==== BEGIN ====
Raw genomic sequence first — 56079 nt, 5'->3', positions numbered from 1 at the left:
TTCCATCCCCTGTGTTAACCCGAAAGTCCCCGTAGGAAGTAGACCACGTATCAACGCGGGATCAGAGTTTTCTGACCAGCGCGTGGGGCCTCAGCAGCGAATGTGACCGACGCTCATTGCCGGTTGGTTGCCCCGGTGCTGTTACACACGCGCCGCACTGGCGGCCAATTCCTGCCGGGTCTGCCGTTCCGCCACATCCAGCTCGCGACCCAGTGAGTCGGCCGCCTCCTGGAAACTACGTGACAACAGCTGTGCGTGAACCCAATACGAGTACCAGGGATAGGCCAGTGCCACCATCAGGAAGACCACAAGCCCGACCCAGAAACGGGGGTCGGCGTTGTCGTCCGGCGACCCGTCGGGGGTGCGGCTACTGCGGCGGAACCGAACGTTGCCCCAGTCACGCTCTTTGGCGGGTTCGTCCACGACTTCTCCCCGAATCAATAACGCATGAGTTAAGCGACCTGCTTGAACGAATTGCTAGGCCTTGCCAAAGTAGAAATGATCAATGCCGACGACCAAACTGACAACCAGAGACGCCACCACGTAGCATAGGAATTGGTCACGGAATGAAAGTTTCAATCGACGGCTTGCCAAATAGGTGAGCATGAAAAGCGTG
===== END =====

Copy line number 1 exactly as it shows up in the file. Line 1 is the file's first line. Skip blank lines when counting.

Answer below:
Raw genomic sequence first — 56079 nt, 5'->3', positions numbered from 1 at the left: